Ian has been away walking in Scotland for a few days and is coming back this afternoon. It's always the same when he goes (and I go away quite a bit as well but the dynamic is different when you are the departing): first I don't want him to go and feel quite unreasonably sad as he departs, then I shake myself off and get down to enjoying the business of having the house to myself, doing just what I feel like, loading the dishwasher without the inevitable complaint, catching up on sewing or reading, loving having the bed to myself and most of all loving the glorious silence that comes from the absence of Radio 4 or even worse Radio 5 following him around the house.
As the time comes for him to get back I get all excited, can't quite settle to anything for looking out of the window and listening for the car or the motorbike. I change the bed and tidy the bedroom, knowing he loves the feel of clean sheets after a few nights camping. I choose something to cook that I know he likes and fill the kitchen with the smell of baking. I change out of the disgusting jeans I have been gardening in and put on a clean T shirt and some mascara (yes, it's push the boat out time). After all these years my heart still lifts when he comes in the door.
So I have been thinking, as someone who failed at marriage the first time round, about what makes a marriage work or fail. Ours is not a calm or easy relationship and in the first year we were married we argued so much I dreaded coming home. We can still flay each other in a desperate, agonising way but that is rare now. We have got better and better at not arguing, at coping with the fact that we are both strongminded, used to our own way, utterly convinced we are right. And that is one of the answers to a happy marriage I think: not insisting on being right, accepting that it might be better to be happy and together than right and alone, looking for the answer that works for both of you because you care about the other person's happiness, even as you wonder why they can't just see it your way!
And then there are the things that "glue" you together: sex is one, the way to connect without words, easy to let slide when children and work begin to overwhelm you but devastating in its absence; houses are another, an attachment you both share to a place, a garden, somewhere you can work together to create a home, doing something together rather than talking when talking isn't working; and family, your wider family in which you play a part.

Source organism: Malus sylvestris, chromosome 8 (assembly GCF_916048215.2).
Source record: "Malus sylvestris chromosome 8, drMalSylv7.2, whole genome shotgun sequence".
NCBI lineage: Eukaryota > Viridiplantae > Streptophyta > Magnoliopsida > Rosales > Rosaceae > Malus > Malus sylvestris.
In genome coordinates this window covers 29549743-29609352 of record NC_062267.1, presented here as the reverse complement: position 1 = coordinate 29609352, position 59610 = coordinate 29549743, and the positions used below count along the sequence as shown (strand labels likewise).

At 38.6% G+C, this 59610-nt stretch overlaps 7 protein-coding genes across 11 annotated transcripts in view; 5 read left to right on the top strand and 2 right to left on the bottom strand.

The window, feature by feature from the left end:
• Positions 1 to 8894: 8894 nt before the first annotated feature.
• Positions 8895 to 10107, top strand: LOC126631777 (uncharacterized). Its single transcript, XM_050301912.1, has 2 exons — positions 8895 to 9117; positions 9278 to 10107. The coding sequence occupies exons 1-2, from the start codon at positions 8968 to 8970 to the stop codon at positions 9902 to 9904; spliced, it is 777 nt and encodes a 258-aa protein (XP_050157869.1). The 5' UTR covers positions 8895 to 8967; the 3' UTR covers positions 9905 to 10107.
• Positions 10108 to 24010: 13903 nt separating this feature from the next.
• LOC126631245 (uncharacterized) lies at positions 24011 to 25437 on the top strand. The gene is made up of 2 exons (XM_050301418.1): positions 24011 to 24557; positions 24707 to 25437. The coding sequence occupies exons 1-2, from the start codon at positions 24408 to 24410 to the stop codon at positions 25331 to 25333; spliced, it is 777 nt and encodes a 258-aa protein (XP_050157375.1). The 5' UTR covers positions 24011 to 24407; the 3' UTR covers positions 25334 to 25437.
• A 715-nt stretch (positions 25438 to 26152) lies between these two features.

Children are both the most powerful glue there is and the thing that can blow a marriage apart. It is impossible to describe to a friend who hasn't yet had a child the impact a baby will have on a marriage, overturning everything, throwing your life up in the air so that nothing is the same when everything comes down again: the incessant demands, the lack of sleep, the earthquake of becoming parents rather than lovers. But if you can survive that (and I didn't first time round) sharing the raising of children is like nothing else. I still feel a profound attachment to my first husband as a result of the years in which we did that.
And what unglues? Infidelity, unkindness, boredom, a sense that somewhere there will be something better, too much or too little putting yourself first, too little shared life and shared aspirations.
Writing about it makes it seem unfathomable. To be married can be both the best and the worst thing, a good marriage the foundation of your life, your rock, your place of safety; an unhappy one a brutal cause of pain or a slow demolition of the soul. We ask so much of it and need to give it so much if it is to deliver.
Perhaps the only truth is that what makes a marriage work is wanting to be married, an utter commitment to being there. Is that easier as you get older? I suspect it is.
I'm going to go now, to change the bed and to make him a cake.